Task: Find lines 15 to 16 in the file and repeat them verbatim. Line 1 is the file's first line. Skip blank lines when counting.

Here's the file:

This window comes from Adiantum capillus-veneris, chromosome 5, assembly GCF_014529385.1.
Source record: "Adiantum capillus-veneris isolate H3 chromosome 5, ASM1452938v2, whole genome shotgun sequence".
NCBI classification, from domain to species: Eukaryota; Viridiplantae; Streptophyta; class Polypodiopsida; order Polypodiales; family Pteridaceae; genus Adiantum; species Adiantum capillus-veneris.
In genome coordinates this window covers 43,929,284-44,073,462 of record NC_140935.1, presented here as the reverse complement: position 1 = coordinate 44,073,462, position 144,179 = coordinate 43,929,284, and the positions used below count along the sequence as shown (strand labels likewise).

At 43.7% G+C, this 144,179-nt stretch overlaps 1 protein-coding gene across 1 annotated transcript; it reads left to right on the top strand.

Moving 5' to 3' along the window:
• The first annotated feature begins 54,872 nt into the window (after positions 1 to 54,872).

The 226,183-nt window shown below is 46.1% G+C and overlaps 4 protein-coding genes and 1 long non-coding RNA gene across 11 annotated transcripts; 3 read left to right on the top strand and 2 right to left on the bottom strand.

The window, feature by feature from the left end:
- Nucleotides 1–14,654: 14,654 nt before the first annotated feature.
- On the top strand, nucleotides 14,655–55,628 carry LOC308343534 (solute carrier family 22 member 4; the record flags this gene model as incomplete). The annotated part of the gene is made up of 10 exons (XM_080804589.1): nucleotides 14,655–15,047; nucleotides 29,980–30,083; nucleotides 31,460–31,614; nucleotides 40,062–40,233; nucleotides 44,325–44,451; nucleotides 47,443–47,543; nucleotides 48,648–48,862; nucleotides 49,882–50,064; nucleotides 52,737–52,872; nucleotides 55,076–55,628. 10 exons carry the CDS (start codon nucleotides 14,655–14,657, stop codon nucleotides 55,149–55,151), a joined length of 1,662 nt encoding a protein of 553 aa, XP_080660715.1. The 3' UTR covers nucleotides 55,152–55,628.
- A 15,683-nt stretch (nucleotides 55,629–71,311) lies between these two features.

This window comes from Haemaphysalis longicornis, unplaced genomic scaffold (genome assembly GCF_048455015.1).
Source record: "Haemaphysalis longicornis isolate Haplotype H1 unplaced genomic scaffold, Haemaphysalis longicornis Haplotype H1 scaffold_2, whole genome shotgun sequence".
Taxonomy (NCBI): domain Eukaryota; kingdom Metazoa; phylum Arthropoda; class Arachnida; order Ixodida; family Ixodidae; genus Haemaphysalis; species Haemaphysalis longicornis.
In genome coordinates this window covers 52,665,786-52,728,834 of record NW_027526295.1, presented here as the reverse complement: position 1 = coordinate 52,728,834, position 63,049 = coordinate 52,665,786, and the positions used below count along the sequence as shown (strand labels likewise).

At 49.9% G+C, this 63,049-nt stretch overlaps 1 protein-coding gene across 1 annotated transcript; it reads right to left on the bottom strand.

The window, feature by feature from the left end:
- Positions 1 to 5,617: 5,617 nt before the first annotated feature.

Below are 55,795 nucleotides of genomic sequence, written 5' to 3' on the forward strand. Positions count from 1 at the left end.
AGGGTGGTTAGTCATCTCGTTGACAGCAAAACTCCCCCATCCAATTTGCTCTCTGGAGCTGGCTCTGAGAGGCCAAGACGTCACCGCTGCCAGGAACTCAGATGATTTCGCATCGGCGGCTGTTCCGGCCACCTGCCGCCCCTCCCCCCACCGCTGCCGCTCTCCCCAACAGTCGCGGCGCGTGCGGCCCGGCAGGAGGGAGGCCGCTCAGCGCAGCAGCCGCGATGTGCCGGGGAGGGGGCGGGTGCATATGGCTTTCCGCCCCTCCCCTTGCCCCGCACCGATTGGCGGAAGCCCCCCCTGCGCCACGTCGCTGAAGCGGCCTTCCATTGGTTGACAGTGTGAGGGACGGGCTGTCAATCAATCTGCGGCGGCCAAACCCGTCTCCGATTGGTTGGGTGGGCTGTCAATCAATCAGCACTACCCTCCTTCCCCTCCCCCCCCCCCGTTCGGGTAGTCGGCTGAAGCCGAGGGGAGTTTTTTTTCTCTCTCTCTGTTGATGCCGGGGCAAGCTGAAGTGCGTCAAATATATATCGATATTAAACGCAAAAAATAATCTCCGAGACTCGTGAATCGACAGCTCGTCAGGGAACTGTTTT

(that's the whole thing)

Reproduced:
Taxonomy (NCBI): domain Eukaryota; kingdom Metazoa; phylum Arthropoda; class Arachnida; order Ixodida; family Ixodidae; genus Haemaphysalis; species Haemaphysalis longicornis.
In genome coordinates this window covers 52,665,786-52,728,834 of record NW_027526295.1, presented here as the reverse complement: position 1 = coordinate 52,728,834, position 63,049 = coordinate 52,665,786, and the positions used below count along the sequence as shown (strand labels likewise).